In South Carolina’s 4th Congressional District, incumbent Rep. Bob Inglis is on the rocks. The South Carolina 4th is super-red and super-conservative. It houses Bob Jones University and has a large and politically active evangelical community. The voters appear ready to throw Inglis out: PPP’s survey of South Carolina shows the incumbent trailing Spartanburg solicitor Trey Gowdy 37%-33%.
Since his election, Inglis has frequently upset conservatives on the far right. Inglis was one of only 17 House Republicans to vote to censure fellow South Carolinian, Joe Wilson, after Wilson infamously shouted “you lie” at President Obama in the middle of a nationally televised address to a joint session of Congress. Inglis also very publically supported a revenue neutral carbon tax which opened a gap for Mr. Gowdy to threaten the incumbent’s seat from the right. Inglis has told the Tea Partiers that they needed to “turn off Glenn Beck” and even angered the 4th district’s many church goers when in 2006 he cast the deciding vote in the House Judiciary committee to prevent a bill intended to provide constitutional protection for the phrase “under God” in the Pledge of Allegiance. After Inglis voted against the surge in 2007, the crowd at the Spartanburg County GOP convention booed when he was introduced.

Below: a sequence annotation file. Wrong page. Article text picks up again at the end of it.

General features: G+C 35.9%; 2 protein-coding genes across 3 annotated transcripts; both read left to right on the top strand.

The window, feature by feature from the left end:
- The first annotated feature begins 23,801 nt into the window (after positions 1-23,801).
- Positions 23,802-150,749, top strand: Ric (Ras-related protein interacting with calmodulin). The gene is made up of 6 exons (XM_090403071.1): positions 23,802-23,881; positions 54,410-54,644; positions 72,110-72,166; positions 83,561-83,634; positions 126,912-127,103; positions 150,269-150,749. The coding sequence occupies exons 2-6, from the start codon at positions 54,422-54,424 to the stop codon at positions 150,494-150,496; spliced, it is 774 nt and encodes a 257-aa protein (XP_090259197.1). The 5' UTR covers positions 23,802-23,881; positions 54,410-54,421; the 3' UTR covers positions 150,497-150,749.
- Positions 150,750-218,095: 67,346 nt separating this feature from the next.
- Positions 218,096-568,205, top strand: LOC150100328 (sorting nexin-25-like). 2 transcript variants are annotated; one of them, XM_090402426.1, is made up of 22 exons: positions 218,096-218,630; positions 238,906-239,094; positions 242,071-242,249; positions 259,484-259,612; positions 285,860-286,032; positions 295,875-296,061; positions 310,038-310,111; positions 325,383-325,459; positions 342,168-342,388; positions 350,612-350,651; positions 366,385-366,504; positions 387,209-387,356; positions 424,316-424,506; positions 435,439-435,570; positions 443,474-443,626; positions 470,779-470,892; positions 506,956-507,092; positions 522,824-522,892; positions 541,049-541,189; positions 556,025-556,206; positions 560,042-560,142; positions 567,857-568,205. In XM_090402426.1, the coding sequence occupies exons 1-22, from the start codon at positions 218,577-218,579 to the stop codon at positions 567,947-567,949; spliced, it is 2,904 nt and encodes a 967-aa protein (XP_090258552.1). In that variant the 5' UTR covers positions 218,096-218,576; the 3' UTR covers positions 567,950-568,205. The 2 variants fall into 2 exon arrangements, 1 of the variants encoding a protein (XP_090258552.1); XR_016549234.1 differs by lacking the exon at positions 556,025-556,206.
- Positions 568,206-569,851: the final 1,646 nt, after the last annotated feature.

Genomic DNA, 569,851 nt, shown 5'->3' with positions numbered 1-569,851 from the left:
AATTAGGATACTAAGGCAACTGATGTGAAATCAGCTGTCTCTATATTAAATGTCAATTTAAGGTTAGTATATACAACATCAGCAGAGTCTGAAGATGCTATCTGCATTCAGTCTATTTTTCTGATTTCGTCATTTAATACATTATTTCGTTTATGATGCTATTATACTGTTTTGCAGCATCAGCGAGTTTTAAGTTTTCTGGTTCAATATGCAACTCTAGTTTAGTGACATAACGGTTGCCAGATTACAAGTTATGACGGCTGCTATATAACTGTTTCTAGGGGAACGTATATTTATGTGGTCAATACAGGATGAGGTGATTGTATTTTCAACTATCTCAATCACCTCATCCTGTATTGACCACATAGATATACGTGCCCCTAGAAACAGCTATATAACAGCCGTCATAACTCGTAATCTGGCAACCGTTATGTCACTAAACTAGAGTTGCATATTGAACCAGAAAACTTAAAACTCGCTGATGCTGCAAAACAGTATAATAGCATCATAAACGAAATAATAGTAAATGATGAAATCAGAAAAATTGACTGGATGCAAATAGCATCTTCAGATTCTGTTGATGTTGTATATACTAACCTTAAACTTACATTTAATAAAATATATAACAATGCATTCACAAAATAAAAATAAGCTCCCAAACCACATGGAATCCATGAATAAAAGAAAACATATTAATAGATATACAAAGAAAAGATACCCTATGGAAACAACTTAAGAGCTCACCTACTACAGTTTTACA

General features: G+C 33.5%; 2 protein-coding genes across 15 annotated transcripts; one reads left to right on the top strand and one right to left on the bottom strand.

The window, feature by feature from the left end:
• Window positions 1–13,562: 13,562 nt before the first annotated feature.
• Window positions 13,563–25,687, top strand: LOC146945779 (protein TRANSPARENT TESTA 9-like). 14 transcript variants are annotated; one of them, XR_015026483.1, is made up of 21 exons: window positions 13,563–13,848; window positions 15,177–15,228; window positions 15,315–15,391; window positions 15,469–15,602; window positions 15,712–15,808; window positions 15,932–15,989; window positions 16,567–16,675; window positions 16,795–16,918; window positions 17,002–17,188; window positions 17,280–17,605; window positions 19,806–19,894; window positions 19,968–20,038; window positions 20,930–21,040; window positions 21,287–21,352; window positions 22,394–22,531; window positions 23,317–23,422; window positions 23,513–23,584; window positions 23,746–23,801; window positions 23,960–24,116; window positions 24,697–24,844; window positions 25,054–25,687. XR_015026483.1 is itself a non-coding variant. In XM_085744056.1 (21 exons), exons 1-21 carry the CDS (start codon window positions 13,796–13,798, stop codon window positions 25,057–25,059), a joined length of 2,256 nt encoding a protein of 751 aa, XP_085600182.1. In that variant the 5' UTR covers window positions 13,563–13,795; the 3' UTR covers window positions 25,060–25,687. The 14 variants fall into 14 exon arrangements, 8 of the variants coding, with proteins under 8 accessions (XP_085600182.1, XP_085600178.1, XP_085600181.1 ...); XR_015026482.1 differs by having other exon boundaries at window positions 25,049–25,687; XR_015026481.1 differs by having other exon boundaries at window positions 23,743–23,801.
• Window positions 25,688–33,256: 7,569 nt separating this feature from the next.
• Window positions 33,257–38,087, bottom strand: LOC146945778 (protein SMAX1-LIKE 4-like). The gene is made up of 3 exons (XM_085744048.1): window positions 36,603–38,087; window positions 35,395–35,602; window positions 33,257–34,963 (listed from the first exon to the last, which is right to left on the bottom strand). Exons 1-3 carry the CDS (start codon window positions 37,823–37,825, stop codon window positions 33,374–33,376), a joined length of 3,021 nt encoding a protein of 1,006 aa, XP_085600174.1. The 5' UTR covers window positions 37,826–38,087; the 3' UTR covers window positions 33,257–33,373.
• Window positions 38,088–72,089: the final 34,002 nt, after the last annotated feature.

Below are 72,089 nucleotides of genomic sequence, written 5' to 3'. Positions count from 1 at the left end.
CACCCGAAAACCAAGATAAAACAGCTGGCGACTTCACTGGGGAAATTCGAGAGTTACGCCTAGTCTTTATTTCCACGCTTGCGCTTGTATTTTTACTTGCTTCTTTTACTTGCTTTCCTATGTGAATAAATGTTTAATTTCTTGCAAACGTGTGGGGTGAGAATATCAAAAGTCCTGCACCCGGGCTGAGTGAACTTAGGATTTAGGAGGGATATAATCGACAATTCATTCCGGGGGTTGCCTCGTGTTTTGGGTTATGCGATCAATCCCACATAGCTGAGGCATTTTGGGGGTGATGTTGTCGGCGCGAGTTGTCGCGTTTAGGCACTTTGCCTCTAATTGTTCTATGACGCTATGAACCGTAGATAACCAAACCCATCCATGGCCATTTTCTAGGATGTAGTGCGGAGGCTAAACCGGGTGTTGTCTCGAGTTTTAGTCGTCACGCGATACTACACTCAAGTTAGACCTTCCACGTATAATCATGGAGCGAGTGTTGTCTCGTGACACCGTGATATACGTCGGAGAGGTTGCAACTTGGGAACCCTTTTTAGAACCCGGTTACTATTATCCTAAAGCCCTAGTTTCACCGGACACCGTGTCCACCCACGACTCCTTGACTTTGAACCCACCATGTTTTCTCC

PPP’s survey of the 4th district suggests that Inglis will have to fight to win over voters. 33% of the 4th district’s primary voters told PPP that they believed the Republican party was “too liberal” (vs. 39% of statewide Republicans). While 26% of respondents identify with the Tea Party movement (vs. 29% statewide), 70% said they support the movement’s goals (70% statewide). Perhaps most problematic for Rep. Inglis’ prospects is the fact that 45% of district primary voters surveyed told PPP that they “disapprove of the direction of the Republican Party.”
Inglis could conceivably survive in a runoff due to his relationship with one of his opponents, former State Senator David Thomas. Thomas was fairly late entering the race in part due to his reluctance to run against his friend. In a race that is so close, every vote counts. Thomas represented Greenville County in the Senate for the past 25 years and has strong name recognition throughout the district and could deliver his votes and help sway independents. Either way, Inglis is in trouble and will, barring some anomaly at the voting booth, have to make up ground in a runoff if he is going to hang on to his seat.